"Fears are nothing more than a state of mind."
By 12:23 it was over. All the fears, the nausea, the rapid breathing. In fact, most of my symptoms went away as I stood in front a group of my peers, other writers traveling a similar path, and said, "Hi!" Of course I still had my presentation to get through but if I could have I would have turned around to face myself and say, "see. SEE. you can do this. it's not so bad. I'm so proud of you. listen to them laugh."
I tried saying those same words to the shaking girl in the mirror before I left home but she wasn't really listening.
I have to say there is something kind of heady about hearing an audience's reaction to your work. They laughed in all the right places. Places I'd written so many times I thought they'd failed to be funny at all.
When it was all over I looked at my Sweetie and breathed a sigh of relief. He was quietly proud, "the wind beneath my wings". I stood with my hair dresser, Chuck, who was the subject of my recital, and we both took a bow. He was loving the limelight and I didn't mind sharing. When I sat down there was only the tiniest bit of butterflies and they kept fluttering til long after I was home. Sweetie called it PTSD!
So what did I learn from all this?
That the chicken little persona is getting a little stale.
That without realizing it I've surrounded myself with talented, funny, caring women who embrace me (as I do them) wherever I am on my journey.
That my stories, like life, can be both funny and poignant. They can touch others on an emotional level. [I think that's what I like about writing (and reading) ... being able to say, "you too? I thought it was just me."]
And perhaps the biggest lesson of all that may take some practice and remembering.
About 5 minutes before the show was supposed to start, I looked at Sweetie and said, I need a pep talk. So he gently led me out into the hall and asked me what was going on. "I'm scared," I said, sounding a lot like Little ME.
What are you scared of? I don't know.
If you knew what would it be? I don't want to be embarrassed.
What would be embarrassed look like?Tears began to pool at the tip of my lids. I knew, but didn't want to open the flood gates. Being embarrassed looks like me doing the very best I can do and hearing my father say something about the "Mary Reynolds" show which to my ears did not sound like a compliment but a put down. Until almost the very end of his life he had a way of clipping my wings and whether he meant to or not (which now that I'm older I don't think he did) saying "you're just Plain Mary so don't be getting too big for your britches." And me doubting the reality of what others thought, the applause, and the laughter and the high fives and the hugs. It's the doubt that is debilitating. The difference in feeling like I did my best and yet left wondering. And then, even if I did my best, feeling like it puts me above others and I should slink away, embarrassed - not for failure but for success.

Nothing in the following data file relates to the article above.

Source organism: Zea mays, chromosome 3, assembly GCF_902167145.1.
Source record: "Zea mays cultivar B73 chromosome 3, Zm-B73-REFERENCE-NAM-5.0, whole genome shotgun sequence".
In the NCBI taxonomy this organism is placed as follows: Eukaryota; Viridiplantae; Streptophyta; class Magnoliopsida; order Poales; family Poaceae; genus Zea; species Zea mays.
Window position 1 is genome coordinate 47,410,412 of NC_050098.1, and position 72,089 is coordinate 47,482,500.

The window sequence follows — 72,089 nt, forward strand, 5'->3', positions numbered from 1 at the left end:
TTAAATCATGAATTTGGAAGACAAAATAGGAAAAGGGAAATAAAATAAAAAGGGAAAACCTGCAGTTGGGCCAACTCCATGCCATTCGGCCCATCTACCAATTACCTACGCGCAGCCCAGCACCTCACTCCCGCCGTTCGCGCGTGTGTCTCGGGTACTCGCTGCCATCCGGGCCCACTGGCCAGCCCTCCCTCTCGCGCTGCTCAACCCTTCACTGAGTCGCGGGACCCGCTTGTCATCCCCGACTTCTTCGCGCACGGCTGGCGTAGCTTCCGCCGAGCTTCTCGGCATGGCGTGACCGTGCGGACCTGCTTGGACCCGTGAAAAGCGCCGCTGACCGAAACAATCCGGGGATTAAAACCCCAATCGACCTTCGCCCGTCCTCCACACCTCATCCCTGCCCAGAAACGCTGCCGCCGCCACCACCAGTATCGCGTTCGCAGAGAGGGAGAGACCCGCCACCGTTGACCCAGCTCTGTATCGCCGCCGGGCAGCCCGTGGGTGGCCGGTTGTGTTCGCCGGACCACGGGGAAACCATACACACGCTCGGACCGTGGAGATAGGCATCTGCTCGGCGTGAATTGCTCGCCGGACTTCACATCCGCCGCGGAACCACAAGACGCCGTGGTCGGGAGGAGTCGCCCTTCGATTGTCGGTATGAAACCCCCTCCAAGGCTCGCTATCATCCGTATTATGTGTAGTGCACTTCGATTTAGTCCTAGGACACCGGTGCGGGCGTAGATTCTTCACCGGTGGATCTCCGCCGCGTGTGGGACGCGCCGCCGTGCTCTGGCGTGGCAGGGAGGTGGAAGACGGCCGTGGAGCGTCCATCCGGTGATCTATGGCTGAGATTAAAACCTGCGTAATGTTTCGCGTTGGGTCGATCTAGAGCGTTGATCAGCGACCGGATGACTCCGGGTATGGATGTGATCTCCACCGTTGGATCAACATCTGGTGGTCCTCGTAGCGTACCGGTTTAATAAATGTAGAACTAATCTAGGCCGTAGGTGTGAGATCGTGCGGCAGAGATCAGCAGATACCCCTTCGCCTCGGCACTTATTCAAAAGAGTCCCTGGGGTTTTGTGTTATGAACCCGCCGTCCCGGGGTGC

When I got home this was sitting in my inbox from Weneki:
Mom, I wish I could give you the gift of living free of fear.
There's just no need for this much fear unless you're being chased by a bear.
You're going to be wonderful, as you always are.
Just breathe into the anxiety, and trust that you're going to be okay.
Better than okay.
Don't empower the negative voice;
start hearing the voice you reserve for those you love.
The voice that peps me up and believes in me.
Turn it on yourself and feel the love and shine on.
, but fuck the fear.
:) Love you.
You're awesome and are going to be great today. Try to enjoy it rather than endure it.
~ wendell p. peptalk
Words I wouldn't have been able to hear before my performance. But words of love that begin to make sense. My daddy is gone now. Isn't it time to bury the negative voice and begin trusting the voices of the ones I love and who love me. Isn't it time to say:
I'm so proud of you.
I know it was scary but look how far you've come.
There's nothing you can't do.
Believe in your words. Believe in your gifts. Believe in you.
P.S. I love you.
For all of you who have also been on this journey of discovery with me, thanks for listening to me ... especially when I whine and cry. I may not always be able to tame the boogie man but I think today might be a turning point. If I hold on to and emblazon it in my memory bank, maybe it will one day replace the negative voice.
"what I wanted today was their stories, their energy, their presence
I think we forget just how important presence is
I soaked theirs up this morning
I don't think I'd be able to survive without women in my life."
Terri St. Cloud
Wishing for moments of real clarity so you can see, taste, hear, feel and hold your own goodness,